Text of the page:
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'Rental Navigators' Have Provided Vital Help to Dallas Residents Facing Eviction During the Pandemic

"Rental Navigators" in Dallas have helped many avoid eviction.
"Rental Navigators" in Dallas have helped many avoid eviction. Rental Realities
While one recent report suggests that the City of Dallas is putting too much of its money into arresting, prosecuting and jailing its citizens, and not enough on providing what it calls Systems of Community Care, a different, new report says that Dallas is doing well in another area of need.

“Emergency Rental Assistance in Texas: How it Went and What Happens Now,” produced by Texas Housers, a low-income housing advocacy group, indicates that Dallas has, so far, handled the mammoth task of dispersing federal funds designated to help residents avoid eviction rather effectively.

The 33-page report examines 10 different rent relief programs from Texas cities and counties and draws some strong conclusions. “In some areas where multiple jurisdictions were administering ERA,” the report states, “a lack of coordination across programs caused administrative challenges and confusion amongst tenants.” To be clear, this report is focused on ERA funds. Pandemic-era eviction rates continue to be a concern in Dallas.

With a large network of organizations, Dallas seems to have been one of the better-coordinated assistance-providing municipalities reviewed for this report. Such efficiency is especially noteworthy as it pertains to the initial series of Emergency Rental Assistance (ERA1) funds. Cities and counties that failed to disperse the entire amount of money appropriated to them by December 31, 2021, saw any remaining funds go back to the federal government.

Another Emergency Rental Assistance program (ERA2) was established in early 2022, but many Texas residents outside of Dallas missed out on receiving financial help when it was available the first time.

In fact, the city was granted just over $40 million during four rounds of ERA1 funding. According to the report, Dallas dispersed 100 percent of its funds well prior to the 2021 deadline. The city received just over $50 million for ERA2 in 2022, an amount that is still being dispersed. Erin Hahn, the Texas Housers research analyst who authored the new report, thinks Dallas has done plenty of things well while granting its ERA money.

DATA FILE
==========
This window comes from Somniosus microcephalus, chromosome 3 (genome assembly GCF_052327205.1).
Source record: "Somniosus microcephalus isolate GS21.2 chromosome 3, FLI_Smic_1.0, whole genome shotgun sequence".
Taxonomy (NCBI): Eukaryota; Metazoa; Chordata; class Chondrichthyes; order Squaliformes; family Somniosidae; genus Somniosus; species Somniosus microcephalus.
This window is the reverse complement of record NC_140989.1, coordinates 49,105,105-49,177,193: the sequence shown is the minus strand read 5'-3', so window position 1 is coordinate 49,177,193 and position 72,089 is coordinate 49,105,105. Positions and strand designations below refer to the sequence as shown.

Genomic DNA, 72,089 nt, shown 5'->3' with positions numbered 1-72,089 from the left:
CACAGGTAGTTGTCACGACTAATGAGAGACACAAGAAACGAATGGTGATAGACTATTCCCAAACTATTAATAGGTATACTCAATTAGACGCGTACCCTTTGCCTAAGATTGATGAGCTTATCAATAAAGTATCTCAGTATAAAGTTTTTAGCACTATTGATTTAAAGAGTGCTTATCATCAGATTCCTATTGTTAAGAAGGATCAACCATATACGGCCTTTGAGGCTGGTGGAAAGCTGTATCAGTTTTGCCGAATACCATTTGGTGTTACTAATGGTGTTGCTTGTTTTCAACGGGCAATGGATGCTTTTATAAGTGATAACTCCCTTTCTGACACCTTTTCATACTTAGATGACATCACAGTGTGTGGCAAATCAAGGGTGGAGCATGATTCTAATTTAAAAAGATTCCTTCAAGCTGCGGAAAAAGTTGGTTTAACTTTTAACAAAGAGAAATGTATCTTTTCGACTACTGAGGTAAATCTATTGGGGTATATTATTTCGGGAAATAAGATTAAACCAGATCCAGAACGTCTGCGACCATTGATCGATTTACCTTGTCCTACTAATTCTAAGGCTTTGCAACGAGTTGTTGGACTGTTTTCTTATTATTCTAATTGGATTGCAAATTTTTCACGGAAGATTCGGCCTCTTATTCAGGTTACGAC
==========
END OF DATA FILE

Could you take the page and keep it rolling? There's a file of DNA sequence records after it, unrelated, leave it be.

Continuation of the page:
“The City of Dallas met routine spending deadlines and received additional funding from the Treasury as a result of its quick spending,” she wrote in an email to the Observer. “It also utilized strategies that prioritized equity, like partnering with local community-based organizations that had relationships with vulnerable populations, placing community navigators in eviction courts to provide information about the program to tenants facing eviction, and targeting outreach to high-evicting apartment complexes.”


“United Way navigators assisted over 7,700 tenants via courtrooms, email, phone calls and other interaction.” – Ashley Brundage, United Way of Metropolitan Dallas.

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In 2021 during ERA1 the city was able to partner with a number of nonprofits that more specifically served a “particular subpopulation, such as immigrants or members of the LGBTQ population,” the report states. One of the many groups the Dallas Office of Community Care has partnered with to ensure millions of ERA dollars get out properly is United Way of Metropolitan Dallas, which began utilizing the navigators that Hahn mentioned for ERA2, although the organization has been dispersing ERA funds throughout the entirety of the program.

For several years now, United Way has used healthcare navigators to assist uninsured residents to enroll in health insurance. Now, there are navigators helping vulnerable renters overcome any number of barriers that might stand in the way of a successful application.

According to Rob Shearer and Ashley Brundage of United Way of Metropolitan Dallas, each navigator is equipped with a laptop to manually assist those who need it. “United Way navigators assisted over 7,700 tenants via courtrooms, email, phone calls and other interaction,” Brundage notes.

Not all of those assisted by a navigator receive rental assistance money, but that number includes many who at least understood their options more fully afterwards. One hurdle for renters in need has been simply knowing where to apply for assistance, but other barriers such as language, technology and age proved to be major challenges as well.

Perhaps most dramatically, United Way “rental navigators” often post up in the hallways of eviction courts. Shearer says that it’s yet another way they can help make a complex issue a bit simpler for the renter in the moment they need it most.

“In many instances the navigator is able to delay the eviction by helping the tenant to start a process to address the issues,” he says. “If the tenant can show the judge that they have started the process, the judge will likely delay the eviction proceeding. It isn’t always a one size fits all solution – it really depends on the situation of the tenant, the willingness of the landlord to participate, and the resources that we can bring to bear in the situation.”

The deadline for cities and counties that have received ERA2 funding to allocate it is September 2025. United Way’s Brundage seems confident her group has a system in place to meet the requirement from now until then.

“The navigators are a tremendous resource to tenants,” she says. “Many would have slipped through the cracks in the system without our help.”
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Kelly Dearmore

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